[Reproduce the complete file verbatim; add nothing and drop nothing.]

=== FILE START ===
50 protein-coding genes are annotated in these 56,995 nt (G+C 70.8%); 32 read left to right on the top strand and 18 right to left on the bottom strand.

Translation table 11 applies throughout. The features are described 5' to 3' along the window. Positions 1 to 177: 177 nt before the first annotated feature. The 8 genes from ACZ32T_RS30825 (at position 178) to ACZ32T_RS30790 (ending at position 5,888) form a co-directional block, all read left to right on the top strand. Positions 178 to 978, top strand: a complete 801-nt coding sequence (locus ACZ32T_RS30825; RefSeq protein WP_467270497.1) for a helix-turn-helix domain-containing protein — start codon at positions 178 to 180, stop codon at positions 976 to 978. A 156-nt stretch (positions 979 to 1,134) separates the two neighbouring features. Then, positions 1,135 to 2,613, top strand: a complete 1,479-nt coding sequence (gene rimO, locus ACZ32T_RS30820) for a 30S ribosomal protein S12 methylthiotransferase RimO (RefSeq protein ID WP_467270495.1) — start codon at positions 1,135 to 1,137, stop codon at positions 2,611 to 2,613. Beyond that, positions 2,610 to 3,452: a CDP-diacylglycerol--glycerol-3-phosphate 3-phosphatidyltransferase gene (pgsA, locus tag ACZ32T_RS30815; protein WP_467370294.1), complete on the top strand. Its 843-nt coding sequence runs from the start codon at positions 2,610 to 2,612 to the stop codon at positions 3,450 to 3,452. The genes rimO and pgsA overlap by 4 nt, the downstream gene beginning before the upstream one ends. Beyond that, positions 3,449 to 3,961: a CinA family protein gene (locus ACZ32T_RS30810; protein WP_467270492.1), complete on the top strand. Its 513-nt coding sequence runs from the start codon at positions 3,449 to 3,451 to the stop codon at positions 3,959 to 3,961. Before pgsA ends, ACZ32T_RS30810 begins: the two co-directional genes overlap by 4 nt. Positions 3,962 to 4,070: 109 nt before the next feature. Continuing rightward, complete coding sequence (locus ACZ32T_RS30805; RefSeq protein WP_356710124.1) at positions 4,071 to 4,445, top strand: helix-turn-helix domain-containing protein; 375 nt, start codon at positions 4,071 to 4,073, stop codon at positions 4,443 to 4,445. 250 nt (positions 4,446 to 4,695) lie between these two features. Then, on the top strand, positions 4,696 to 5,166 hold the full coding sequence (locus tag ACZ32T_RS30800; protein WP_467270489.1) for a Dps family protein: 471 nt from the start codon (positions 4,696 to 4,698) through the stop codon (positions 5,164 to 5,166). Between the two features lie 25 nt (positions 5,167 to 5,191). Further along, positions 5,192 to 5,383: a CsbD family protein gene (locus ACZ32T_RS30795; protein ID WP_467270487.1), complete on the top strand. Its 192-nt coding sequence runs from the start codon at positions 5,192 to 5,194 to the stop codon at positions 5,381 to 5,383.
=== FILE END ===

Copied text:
50 protein-coding genes are annotated in these 56,995 nt (G+C 70.8%); 32 read left to right on the top strand and 18 right to left on the bottom strand.

Translation table 11 applies throughout. The features are described 5' to 3' along the window. Positions 1 to 177: 177 nt before the first annotated feature. The 8 genes from ACZ32T_RS30825 (at position 178) to ACZ32T_RS30790 (ending at position 5,888) form a co-directional block, all read left to right on the top strand. Positions 178 to 978, top strand: a complete 801-nt coding sequence (locus ACZ32T_RS30825; RefSeq protein WP_467270497.1) for a helix-turn-helix domain-containing protein — start codon at positions 178 to 180, stop codon at positions 976 to 978. A 156-nt stretch (positions 979 to 1,134) separates the two neighbouring features. Then, positions 1,135 to 2,613, top strand: a complete 1,479-nt coding sequence (gene rimO, locus ACZ32T_RS30820) for a 30S ribosomal protein S12 methylthiotransferase RimO (RefSeq protein ID WP_467270495.1) — start codon at positions 1,135 to 1,137, stop codon at positions 2,611 to 2,613. Beyond that, positions 2,610 to 3,452: a CDP-diacylglycerol--glycerol-3-phosphate 3-phosphatidyltransferase gene (pgsA, locus tag ACZ32T_RS30815; protein WP_467370294.1), complete on the top strand. Its 843-nt coding sequence runs from the start codon at positions 2,610 to 2,612 to the stop codon at positions 3,450 to 3,452. The genes rimO and pgsA overlap by 4 nt, the downstream gene beginning before the upstream one ends. Beyond that, positions 3,449 to 3,961: a CinA family protein gene (locus ACZ32T_RS30810; protein WP_467270492.1), complete on the top strand. Its 513-nt coding sequence runs from the start codon at positions 3,449 to 3,451 to the stop codon at positions 3,959 to 3,961. Before pgsA ends, ACZ32T_RS30810 begins: the two co-directional genes overlap by 4 nt. Positions 3,962 to 4,070: 109 nt before the next feature. Continuing rightward, complete coding sequence (locus ACZ32T_RS30805; RefSeq protein WP_356710124.1) at positions 4,071 to 4,445, top strand: helix-turn-helix domain-containing protein; 375 nt, start codon at positions 4,071 to 4,073, stop codon at positions 4,443 to 4,445. 250 nt (positions 4,446 to 4,695) lie between these two features. Then, on the top strand, positions 4,696 to 5,166 hold the full coding sequence (locus tag ACZ32T_RS30800; protein WP_467270489.1) for a Dps family protein: 471 nt from the start codon (positions 4,696 to 4,698) through the stop codon (positions 5,164 to 5,166). Between the two features lie 25 nt (positions 5,167 to 5,191). Further along, positions 5,192 to 5,383: a CsbD family protein gene (locus ACZ32T_RS30795; protein ID WP_467270487.1), complete on the top strand. Its 192-nt coding sequence runs from the start codon at positions 5,192 to 5,194 to the stop codon at positions 5,381 to 5,383.